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Of all the ways to create drama in an interior, I believe lighting is the most overlooked. Lighting can call attention to a focal point, illuminate a task area, and create a mood. It can highlight strengths, downplay weakness, and create a sense of mystery. In this segment, we will discuss the ways to use lighting to up your interior design game.
Types of Lighting
There are three main types of lighting: task, ambient, and accent. Task lighting is exactly what it sounds like, lighting for a task. For example, under cabinet lighting in a kitchen used for food preparation is task lighting. Task lighting should be bright enough to perform the task at hand without eye strain, but not so bright as to cause glare or unwanted reflection. Use task lighting in areas where you frequently perform the same task, such as countertops, on desks, and in reading areas. This type of light is easy to place appropriately and tends to be more functional than dramatic.
Ambient lighting provides the overall illumination for a room. Most ambient lighting comes from a ceiling fixture, wall fixture, or chandelier. The goal for ambient lighting is to provide enough lighting to see and walk safely. Choosing a wall fixture is a great way to add ambient light without some of the unflattering shadows cast by ceiling lights.
Accent lighting is used to create drama in a room. This is where the magic happens! Manipulating this type of light can make a huge difference when used correctly. To do this, accent lighting should be substantially brighter than the other lighting in the room. Use accent lighting to draw attention to a focal point or architectural detail, or to create a “wall wash” to draw attention to the outer edge of a room. Much like everything else in life, create the most drama by contrasting areas of light with darker areas.
In addition to types of lighting, light also has a “temperature”. We generally consider light to be “warm” or “cool” based on the wavelength emitted by the light source. Most people prefer warm lighting in residential applications because it is more flattering and inviting. Most offices have cooler fluorescent lighting because it is more economical.
We measure light in lumens or foot-candles. Interestingly enough, both measurements originated as a comparison to candles. Lumens are the preferred measurement of artificial light. It is a little more difficult to explain, but basically, it has to do with the intensity of the light of one candle on a measured surface. Foot-candles come from the measurement of light emitted by one candle at a distance of one foot.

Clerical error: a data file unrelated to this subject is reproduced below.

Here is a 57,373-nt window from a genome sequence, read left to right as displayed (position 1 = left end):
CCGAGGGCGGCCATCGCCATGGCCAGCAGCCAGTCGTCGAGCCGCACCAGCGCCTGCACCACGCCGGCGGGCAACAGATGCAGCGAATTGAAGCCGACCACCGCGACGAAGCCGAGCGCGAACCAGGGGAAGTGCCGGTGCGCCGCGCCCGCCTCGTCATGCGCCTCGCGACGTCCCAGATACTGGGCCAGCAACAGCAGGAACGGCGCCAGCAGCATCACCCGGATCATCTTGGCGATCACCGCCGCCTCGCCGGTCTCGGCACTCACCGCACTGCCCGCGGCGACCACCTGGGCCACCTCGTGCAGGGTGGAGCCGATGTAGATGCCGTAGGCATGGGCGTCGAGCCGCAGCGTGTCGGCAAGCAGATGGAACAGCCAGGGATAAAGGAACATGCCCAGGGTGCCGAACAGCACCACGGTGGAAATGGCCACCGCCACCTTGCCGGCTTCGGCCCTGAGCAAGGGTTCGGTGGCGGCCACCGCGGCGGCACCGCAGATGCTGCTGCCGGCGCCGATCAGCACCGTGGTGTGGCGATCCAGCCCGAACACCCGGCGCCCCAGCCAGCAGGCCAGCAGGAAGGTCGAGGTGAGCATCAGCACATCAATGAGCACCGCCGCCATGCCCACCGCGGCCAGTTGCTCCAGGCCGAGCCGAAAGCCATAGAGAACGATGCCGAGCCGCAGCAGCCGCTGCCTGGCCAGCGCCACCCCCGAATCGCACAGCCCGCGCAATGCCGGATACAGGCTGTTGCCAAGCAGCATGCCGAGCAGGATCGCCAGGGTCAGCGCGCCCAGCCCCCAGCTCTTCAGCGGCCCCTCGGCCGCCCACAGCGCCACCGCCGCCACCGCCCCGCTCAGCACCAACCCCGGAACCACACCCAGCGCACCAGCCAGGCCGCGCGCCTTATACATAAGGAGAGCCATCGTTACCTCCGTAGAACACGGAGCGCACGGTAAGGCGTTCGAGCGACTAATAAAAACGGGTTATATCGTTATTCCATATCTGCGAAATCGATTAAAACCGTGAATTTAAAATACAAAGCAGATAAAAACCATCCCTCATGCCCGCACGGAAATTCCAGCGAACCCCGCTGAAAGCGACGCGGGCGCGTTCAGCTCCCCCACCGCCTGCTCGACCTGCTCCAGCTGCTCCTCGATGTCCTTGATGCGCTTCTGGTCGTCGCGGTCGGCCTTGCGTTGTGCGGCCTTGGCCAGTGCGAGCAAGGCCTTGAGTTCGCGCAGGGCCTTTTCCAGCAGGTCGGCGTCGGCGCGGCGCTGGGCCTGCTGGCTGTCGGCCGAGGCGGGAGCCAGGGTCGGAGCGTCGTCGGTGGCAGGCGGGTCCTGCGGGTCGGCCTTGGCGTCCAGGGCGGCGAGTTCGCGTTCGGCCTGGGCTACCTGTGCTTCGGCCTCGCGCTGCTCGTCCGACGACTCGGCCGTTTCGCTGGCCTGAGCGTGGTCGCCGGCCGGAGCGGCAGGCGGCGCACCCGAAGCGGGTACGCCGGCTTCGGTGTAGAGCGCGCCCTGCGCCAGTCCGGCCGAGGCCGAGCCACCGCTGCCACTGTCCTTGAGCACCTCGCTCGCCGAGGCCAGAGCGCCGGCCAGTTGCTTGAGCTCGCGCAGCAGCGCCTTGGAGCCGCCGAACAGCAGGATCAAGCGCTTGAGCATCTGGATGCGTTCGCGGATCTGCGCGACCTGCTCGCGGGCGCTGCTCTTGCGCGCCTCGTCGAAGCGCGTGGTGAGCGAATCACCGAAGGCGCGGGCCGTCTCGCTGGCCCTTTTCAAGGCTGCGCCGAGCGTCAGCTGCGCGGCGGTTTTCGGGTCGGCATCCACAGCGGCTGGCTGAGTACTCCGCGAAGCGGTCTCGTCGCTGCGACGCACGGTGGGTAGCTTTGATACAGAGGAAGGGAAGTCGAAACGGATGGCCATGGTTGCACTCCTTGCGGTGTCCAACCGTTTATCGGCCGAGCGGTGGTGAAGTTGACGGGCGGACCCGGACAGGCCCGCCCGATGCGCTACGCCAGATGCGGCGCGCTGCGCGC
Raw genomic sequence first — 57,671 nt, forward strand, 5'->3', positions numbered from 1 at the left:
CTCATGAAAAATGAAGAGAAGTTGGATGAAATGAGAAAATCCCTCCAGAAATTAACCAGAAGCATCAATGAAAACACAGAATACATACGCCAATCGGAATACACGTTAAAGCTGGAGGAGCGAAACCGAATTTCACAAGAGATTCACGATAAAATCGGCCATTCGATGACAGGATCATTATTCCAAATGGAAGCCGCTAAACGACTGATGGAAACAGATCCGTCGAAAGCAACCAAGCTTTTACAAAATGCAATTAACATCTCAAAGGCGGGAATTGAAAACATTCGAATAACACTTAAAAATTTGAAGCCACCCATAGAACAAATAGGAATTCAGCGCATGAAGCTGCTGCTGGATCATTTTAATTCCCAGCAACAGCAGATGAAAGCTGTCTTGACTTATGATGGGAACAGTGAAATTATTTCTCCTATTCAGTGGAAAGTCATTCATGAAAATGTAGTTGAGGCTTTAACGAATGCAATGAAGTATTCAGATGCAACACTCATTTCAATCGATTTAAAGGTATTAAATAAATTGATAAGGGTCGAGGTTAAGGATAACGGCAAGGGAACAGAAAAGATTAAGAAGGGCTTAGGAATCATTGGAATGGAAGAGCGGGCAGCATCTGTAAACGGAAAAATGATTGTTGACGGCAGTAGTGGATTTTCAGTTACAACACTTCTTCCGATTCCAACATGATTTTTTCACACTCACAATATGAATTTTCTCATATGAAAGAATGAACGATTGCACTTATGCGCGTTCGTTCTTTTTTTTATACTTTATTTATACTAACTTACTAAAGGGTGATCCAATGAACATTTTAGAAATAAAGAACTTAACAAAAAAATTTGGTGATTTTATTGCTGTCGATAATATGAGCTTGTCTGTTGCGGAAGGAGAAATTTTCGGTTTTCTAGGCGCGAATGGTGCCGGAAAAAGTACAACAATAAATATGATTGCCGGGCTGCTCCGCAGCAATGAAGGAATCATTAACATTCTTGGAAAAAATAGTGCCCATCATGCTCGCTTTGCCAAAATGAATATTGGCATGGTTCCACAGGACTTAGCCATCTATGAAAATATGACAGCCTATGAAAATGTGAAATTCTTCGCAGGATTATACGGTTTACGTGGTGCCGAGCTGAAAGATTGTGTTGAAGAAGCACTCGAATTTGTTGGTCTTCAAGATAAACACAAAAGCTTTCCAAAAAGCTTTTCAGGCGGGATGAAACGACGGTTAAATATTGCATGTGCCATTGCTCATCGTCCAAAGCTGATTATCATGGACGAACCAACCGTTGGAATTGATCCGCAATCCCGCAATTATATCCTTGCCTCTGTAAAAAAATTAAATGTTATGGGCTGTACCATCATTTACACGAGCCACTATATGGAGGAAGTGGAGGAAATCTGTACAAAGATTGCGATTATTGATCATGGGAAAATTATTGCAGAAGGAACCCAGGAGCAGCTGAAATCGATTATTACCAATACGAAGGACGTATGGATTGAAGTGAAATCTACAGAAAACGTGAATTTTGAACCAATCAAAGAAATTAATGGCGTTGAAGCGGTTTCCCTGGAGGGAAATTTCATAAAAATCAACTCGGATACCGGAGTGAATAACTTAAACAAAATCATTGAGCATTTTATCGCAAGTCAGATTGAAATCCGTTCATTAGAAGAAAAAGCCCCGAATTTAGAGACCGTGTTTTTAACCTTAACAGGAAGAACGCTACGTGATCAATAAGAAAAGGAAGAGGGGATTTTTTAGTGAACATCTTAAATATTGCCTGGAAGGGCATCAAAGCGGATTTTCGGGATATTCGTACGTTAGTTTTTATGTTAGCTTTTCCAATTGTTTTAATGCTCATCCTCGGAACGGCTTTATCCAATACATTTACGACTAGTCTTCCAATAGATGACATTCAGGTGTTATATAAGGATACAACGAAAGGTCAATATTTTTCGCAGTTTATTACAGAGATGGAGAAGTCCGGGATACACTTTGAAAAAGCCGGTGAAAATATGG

Lighting and Color Perception
The temperature or wavelength of lighting can greatly alter the appearance of colors in a room. Maybe you’ve had the fun experience of picking out a color based on what it looked like in the store, only to find it looked completely different in your home? The name for this is metamerism. Scientifically speaking, we see color most accurately in noon daylight, but daylight can vary based on the weather, the time of year, and your location. It can also vary depending on which direction your windows face. In general terms, daylight emits the whitest light and therefore imparts the least amount of color interference onto the item being viewed. Many light bulb manufacturers have tried to develop bulbs that more closely imitate daylight. These make great lighting for task lighting for crafts or activities where color is critical.
Types of Bulbs
Shopping for light bulbs has gotten a lot more complicated in recent years. However, there is a lot more information available on the package to help you make your decision. Some of the things you will find on current light bulb packaging include brightness, energy cost per year, the average life of the bulb, light appearance (warm or cool), and energy usage. There are several types of bulbs to choose from. Each has their own benefits and disadvantages. These are the main types of bulbs currently on the market:
Incandescent (or Tungsten)– You are probably very familiar with incandescent bulbs. This category made up the majority of home lighting until recently. This type of light is created by heating a filament until it glows. In 2007 Congress passed the Energy Independence and Security Act which requires manufacturers to adhere to new energy-efficient standards for basic light bulbs. Incandescent bulbs do not conform to the new standards and they will not be available once the current supply is gone.